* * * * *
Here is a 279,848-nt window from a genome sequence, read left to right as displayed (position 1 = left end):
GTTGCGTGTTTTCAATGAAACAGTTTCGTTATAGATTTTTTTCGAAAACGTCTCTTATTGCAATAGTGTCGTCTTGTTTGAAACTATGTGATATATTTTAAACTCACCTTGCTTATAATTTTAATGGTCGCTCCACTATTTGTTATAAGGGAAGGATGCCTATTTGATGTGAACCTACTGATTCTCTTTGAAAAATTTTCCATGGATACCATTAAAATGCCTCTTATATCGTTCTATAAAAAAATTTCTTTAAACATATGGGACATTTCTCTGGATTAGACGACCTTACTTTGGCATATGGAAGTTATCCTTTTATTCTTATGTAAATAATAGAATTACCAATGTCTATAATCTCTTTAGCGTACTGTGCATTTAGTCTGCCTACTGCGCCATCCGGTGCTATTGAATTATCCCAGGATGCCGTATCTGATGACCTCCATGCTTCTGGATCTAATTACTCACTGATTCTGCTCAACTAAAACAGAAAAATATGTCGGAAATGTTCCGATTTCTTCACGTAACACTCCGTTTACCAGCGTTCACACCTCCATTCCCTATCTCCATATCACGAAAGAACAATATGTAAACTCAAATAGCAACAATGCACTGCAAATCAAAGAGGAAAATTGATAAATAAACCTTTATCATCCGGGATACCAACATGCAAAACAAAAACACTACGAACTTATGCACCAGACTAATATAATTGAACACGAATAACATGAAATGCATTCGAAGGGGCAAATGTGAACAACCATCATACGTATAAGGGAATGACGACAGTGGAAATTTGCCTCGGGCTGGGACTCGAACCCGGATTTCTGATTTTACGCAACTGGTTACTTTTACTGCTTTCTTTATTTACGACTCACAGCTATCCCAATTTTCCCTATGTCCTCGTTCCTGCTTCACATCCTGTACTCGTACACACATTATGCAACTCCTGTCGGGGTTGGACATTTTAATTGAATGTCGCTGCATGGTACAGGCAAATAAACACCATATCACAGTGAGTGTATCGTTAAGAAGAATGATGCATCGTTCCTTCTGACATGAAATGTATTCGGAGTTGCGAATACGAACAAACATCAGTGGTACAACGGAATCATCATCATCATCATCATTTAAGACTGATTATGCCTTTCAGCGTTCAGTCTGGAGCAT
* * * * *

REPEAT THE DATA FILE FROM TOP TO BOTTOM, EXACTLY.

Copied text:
Here is a 279,848-nt window from a genome sequence, read left to right as displayed (position 1 = left end):
GTTGCGTGTTTTCAATGAAACAGTTTCGTTATAGATTTTTTTCGAAAACGTCTCTTATTGCAATAGTGTCGTCTTGTTTGAAACTATGTGATATATTTTAAACTCACCTTGCTTATAATTTTAATGGTCGCTCCACTATTTGTTATAAGGGAAGGATGCCTATTTGATGTGAACCTACTGATTCTCTTTGAAAAATTTTCCATGGATACCATTAAAATGCCTCTTATATCGTTCTATAAAAAAATTTCTTTAAACATATGGGACATTTCTCTGGATTAGACGACCTTACTTTGGCATATGGAAGTTATCCTTTTATTCTTATGTAAATAATAGAATTACCAATGTCTATAATCTCTTTAGCGTACTGTGCATTTAGTCTGCCTACTGCGCCATCCGGTGCTATTGAATTATCCCAGGATGCCGTATCTGATGACCTCCATGCTTCTGGATCTAATTACTCACTGATTCTGCTCAACTAAAACAGAAAAATATGTCGGAAATGTTCCGATTTCTTCACGTAACACTCCGTTTACCAGCGTTCACACCTCCATTCCCTATCTCCATATCACGAAAGAACAATATGTAAACTCAAATAGCAACAATGCACTGCAAATCAAAGAGGAAAATTGATAAATAAACCTTTATCATCCGGGATACCAACATGCAAAACAAAAACACTACGAACTTATGCACCAGACTAATATAATTGAACACGAATAACATGAAATGCATTCGAAGGGGCAAATGTGAACAACCATCATACGTATAAGGGAATGACGACAGTGGAAATTTGCCTCGGGCTGGGACTCGAACCCGGATTTCTGATTTTACGCAACTGGTTACTTTTACTGCTTTCTTTATTTACGACTCACAGCTATCCCAATTTTCCCTATGTCCTCGTTCCTGCTTCACATCCTGTACTCGTACACACATTATGCAACTCCTGTCGGGGTTGGACATTTTAATTGAATGTCGCTGCATGGTACAGGCAAATAAACACCATATCACAGTGAGTGTATCGTTAAGAAGAATGATGCATCGTTCCTTCTGACATGAAATGTATTCGGAGTTGCGAATACGAACAAACATCAGTGGTACAACGGAATCATCATCATCATCATCATTTAAGACTGATTATGCCTTTCAGCGTTCAGTCTGGAGCAT